Before the Federal Communications Commission could begin considering whether it should allow Charter Communications (NASDAQ:CHTR) to acquire Time Warner Cable (UNKNOWN:TWC.DL) and Bright House, it needed to create a framework for protecting sensitive business data.
Now that the FCC has voted on the protective orders and associated framework for treating sensitive information from the companies, it has asked all three to provide all sorts of info for the review of the deal. The agency's approval of the measure was itself not without controversy. Of the five voting members of the board, Commissioner Ajit Pai dissented in part and approved in part while Commissioner Michael O'Rielly dissented fully.
O'Rielly made it clear he was not happy with the decision, Multichannel.com reported, explaining that he was not comfortable linking the protective order for the deal review with broader issues of how to treat confidential commercial information in other contexts.
"The majority leverages the need for fair, expedient review of the proposed transaction before us to set new procedures for the treatment of confidential commercial information," he said in a statement.
Despite those objections, the adoption of the measure means the clock has been started once again on the merger, and the FCC has a lot of questions it wants answered.
What is the FCC looking for?
The federal agency detailed its "request" for information in a 58-page document sent to the companies and released on its website. It's a big list that kicks off with: "Produce all documents relating to competition in the provision of each relevant service in each relevant area, including, but not limited to, consumer surveys or studies, market studies, forecasts and surveys." And that's only a preamble before it asks for all other documents that amount to each company being asked to turn over essentially everything.
Here's just a few of the requests the three companies are required to provide documentation for (in the FCC's words):
- Sales, market share, number of subscribers, or competitive position of the Company or any of its competitors.
- The relative strength or weakness of persons providing each relevant service.
- The extent to which providers of each relevant service compete with each other.
- Supply and demand conditions, including all documents discussing demand elasticity, the impact of price or fee changes, and customer substitution.
- Attempts to win customers from other companies and losses of customers to other companies.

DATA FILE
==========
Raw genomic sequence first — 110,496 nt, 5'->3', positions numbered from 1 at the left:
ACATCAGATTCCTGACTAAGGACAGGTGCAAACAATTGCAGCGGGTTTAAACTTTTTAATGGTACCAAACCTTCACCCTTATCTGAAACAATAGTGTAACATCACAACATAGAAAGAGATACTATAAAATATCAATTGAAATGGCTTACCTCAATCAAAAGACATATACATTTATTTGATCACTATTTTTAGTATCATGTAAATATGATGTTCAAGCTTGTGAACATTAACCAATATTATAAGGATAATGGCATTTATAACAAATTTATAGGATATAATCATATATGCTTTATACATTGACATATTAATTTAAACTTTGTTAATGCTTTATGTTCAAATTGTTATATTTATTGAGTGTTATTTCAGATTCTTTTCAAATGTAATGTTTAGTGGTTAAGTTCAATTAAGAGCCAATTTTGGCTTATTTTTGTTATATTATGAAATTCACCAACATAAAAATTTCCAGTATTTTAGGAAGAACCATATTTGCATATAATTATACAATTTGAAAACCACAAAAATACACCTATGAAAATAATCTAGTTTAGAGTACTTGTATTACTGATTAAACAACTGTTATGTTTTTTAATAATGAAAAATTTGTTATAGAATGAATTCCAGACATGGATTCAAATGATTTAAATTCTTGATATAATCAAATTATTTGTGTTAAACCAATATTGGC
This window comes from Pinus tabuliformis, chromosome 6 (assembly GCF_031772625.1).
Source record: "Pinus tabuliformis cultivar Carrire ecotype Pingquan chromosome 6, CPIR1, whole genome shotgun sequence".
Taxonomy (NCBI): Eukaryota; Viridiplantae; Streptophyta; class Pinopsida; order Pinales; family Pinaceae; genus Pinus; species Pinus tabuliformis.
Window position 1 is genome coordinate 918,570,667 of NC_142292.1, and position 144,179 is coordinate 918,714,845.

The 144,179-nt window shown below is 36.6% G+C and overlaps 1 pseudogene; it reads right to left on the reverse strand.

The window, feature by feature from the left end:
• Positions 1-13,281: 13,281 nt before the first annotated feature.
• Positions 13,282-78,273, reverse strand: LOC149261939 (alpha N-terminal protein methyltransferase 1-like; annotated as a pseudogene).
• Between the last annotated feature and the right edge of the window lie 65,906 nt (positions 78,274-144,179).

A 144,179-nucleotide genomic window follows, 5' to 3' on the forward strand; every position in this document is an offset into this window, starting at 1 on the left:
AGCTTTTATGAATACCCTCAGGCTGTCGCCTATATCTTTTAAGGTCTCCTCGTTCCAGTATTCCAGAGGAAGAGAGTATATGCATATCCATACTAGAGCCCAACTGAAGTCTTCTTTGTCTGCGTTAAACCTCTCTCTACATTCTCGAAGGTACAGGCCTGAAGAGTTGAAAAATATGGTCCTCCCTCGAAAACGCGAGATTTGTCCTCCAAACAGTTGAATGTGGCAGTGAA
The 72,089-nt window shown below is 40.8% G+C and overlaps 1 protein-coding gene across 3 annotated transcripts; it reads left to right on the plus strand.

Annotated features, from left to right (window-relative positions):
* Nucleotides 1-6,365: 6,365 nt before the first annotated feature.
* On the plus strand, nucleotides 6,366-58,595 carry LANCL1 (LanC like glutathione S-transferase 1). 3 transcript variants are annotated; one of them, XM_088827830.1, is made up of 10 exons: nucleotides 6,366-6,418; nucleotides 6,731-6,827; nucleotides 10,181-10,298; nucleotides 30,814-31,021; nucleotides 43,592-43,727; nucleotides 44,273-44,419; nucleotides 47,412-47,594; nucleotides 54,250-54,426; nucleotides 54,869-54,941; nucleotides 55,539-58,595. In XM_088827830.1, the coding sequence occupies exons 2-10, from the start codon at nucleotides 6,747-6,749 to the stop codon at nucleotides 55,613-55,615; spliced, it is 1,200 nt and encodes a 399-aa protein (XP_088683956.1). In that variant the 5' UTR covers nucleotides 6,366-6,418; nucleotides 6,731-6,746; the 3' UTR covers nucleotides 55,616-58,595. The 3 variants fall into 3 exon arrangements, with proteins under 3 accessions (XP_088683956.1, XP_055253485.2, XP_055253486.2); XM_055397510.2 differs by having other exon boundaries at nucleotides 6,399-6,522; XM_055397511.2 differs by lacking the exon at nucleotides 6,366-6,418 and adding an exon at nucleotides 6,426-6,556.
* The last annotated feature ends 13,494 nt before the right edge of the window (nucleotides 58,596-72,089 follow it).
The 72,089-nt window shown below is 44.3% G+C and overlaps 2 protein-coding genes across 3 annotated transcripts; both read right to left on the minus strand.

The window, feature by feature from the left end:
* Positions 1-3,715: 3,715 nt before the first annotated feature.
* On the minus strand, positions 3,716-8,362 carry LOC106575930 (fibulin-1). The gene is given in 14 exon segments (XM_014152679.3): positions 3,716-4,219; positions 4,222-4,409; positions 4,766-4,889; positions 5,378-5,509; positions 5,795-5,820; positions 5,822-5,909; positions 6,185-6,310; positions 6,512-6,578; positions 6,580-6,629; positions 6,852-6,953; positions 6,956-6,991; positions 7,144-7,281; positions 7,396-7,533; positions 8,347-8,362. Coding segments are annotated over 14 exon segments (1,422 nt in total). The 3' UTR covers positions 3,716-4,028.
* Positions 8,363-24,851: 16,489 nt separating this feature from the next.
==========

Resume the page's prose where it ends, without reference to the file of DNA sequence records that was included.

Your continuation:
In addition to simply fishing for information, the document makes it clear that the federal agency has some specific concerns. Broadcasting & Cable reported:
The FCC wants to drill down on a host of issues, including New Charter's plans for expanding Wi-Fi hotspots, and for boosting Time Warner Cable and Bright House baseline broadband speeds, as well as lots of questions about over-the-top video.
The document also asks Charter (which will become New Charter if the deal goes through) to defend its interconnection practices, including providing paid peering agreements and communications with a number of companies.
In addition to wanting all of this by Oct. 13, the FCC also reserved the right to ask for more information at a later date.
What does all this mean?
When the Charter deals to acquire TWC and Bright House were first announced, it was widely believed that even though the agency had denied Comcast's attempt to buy Time Warner Cable, this deal would be approved. That's certainly possible, even likely, but it's very clear the agency won't simply be rubber-stamping the transaction.
This request for information shows that the FCC intends to do its research, and it suggests that any approval will come with promises and conditions. That may be as simple as making sure New Charter actually agrees to deliver on the promises it has been making.
Daniel Kline has no position in any stocks mentioned. He is tired just thinking about reading all of the documents the FCC wants. The Motley Fool has no position in any of the stocks mentioned. Try any of our Foolish newsletter services free for 30 days. We Fools may not all hold the same opinions, but we all believe that considering a diverse range of insights makes us better investors. The Motley Fool has a disclosure policy.